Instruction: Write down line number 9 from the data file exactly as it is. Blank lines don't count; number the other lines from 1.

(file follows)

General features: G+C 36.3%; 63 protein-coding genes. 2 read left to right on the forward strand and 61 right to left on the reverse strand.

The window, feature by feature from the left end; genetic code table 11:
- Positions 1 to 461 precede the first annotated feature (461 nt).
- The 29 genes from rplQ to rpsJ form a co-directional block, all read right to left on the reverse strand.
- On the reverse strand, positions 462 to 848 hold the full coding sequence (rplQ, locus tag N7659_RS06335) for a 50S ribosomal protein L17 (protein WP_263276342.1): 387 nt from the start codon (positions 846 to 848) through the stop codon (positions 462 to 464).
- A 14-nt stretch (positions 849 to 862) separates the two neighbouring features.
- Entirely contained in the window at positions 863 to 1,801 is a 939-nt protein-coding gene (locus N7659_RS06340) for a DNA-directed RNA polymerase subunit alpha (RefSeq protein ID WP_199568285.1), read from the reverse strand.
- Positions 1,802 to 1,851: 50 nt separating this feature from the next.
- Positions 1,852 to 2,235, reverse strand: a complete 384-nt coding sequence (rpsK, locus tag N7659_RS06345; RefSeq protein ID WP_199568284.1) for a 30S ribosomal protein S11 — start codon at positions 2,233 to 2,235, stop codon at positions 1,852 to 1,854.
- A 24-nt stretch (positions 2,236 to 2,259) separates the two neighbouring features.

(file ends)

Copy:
- Positions 1,852 to 2,235, reverse strand: a complete 384-nt coding sequence (rpsK, locus tag N7659_RS06345; RefSeq protein ID WP_199568284.1) for a 30S ribosomal protein S11 — start codon at positions 2,233 to 2,235, stop codon at positions 1,852 to 1,854.